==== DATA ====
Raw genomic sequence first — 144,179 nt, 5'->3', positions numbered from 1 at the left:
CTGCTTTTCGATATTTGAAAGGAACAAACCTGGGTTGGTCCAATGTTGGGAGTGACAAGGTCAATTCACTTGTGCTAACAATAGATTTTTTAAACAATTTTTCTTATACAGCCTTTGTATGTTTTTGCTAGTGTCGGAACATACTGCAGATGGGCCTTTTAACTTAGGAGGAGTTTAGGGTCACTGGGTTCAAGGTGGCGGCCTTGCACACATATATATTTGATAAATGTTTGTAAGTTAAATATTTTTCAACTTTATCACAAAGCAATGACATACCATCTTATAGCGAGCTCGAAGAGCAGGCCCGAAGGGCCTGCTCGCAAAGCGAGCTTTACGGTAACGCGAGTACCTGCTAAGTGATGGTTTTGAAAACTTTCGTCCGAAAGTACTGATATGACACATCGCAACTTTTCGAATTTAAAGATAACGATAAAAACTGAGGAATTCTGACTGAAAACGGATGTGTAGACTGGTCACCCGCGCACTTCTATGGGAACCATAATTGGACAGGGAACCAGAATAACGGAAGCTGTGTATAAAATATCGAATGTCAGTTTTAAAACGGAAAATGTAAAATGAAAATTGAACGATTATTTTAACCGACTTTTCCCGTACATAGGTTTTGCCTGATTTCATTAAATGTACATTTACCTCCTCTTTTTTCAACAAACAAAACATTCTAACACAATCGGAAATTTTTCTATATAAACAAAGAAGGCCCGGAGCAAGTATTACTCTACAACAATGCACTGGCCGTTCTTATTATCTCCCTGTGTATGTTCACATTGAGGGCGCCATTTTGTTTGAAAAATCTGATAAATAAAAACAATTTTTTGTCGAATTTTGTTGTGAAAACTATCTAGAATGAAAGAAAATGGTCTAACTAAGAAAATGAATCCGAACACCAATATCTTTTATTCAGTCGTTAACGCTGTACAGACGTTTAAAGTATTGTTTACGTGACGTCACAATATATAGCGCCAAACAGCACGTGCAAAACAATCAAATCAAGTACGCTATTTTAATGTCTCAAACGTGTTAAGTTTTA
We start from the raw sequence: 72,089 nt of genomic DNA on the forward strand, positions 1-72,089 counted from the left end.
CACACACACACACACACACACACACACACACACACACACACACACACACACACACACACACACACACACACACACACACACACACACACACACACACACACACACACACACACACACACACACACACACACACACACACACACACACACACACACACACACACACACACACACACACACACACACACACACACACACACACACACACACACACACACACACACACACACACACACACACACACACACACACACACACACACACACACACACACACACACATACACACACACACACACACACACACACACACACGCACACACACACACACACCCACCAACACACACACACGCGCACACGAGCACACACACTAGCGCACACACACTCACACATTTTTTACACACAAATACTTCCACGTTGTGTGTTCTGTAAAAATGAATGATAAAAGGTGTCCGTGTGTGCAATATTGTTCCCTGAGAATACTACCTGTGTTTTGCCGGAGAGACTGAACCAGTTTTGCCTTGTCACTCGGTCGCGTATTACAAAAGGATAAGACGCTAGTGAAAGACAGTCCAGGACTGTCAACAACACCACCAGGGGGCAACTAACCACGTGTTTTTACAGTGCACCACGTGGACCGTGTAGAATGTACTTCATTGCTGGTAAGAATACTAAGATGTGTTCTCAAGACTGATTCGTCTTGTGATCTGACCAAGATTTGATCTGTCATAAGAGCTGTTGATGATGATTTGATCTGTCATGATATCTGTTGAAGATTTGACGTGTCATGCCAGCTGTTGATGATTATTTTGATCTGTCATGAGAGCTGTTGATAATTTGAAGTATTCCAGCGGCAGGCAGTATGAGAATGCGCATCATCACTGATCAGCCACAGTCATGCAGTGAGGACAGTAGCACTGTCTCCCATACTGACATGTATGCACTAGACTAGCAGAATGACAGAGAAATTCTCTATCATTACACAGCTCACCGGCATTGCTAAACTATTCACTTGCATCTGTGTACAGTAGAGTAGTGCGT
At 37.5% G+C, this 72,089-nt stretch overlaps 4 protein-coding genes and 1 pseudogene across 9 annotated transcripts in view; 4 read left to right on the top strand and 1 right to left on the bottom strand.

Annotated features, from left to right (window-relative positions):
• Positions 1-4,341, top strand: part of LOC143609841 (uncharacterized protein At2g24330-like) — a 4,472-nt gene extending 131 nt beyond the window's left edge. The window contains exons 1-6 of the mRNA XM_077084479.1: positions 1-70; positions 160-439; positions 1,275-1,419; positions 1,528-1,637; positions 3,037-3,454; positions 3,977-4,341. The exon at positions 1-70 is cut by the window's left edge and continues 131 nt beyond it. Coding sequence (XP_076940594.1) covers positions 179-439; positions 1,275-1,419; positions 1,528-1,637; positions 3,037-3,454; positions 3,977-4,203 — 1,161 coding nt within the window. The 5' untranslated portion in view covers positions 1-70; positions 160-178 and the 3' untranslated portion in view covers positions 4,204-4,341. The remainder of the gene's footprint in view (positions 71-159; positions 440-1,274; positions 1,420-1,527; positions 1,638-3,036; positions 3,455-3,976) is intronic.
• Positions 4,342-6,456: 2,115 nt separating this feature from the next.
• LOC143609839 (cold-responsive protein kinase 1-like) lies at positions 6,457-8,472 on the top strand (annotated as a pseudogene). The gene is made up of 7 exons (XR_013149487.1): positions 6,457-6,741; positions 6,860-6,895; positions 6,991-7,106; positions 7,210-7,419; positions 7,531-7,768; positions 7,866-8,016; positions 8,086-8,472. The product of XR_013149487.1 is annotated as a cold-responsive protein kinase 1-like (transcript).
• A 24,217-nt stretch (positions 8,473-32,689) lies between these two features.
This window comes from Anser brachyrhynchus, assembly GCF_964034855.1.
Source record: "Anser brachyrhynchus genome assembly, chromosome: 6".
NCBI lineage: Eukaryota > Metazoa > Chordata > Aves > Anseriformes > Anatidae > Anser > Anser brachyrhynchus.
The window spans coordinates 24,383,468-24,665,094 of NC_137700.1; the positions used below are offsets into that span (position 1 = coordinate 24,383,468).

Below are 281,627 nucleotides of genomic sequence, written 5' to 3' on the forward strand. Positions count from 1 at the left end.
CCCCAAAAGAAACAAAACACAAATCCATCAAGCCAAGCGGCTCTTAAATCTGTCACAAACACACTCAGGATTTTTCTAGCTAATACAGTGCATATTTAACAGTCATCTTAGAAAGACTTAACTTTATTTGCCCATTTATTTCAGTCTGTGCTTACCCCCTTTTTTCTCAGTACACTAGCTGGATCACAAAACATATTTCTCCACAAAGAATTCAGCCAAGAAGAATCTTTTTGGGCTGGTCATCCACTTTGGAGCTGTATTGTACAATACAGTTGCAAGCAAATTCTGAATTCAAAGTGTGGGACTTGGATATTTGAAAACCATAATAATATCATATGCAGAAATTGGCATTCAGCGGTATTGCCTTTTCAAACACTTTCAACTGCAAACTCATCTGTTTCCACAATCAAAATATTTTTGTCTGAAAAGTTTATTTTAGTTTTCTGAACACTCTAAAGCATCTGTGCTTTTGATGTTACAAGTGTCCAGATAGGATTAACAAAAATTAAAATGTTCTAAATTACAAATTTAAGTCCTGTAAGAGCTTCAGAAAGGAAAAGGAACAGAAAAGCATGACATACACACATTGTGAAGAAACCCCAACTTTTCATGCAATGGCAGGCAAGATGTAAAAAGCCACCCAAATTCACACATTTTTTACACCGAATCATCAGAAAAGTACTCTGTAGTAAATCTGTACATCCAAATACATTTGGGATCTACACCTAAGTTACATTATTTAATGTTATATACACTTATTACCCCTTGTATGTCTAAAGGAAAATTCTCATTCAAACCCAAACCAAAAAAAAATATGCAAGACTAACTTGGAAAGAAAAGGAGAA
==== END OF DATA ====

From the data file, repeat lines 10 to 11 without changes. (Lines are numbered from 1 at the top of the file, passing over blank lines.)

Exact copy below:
• A 24,217-nt stretch (positions 8,473-32,689) lies between these two features.
This window comes from Anser brachyrhynchus, assembly GCF_964034855.1.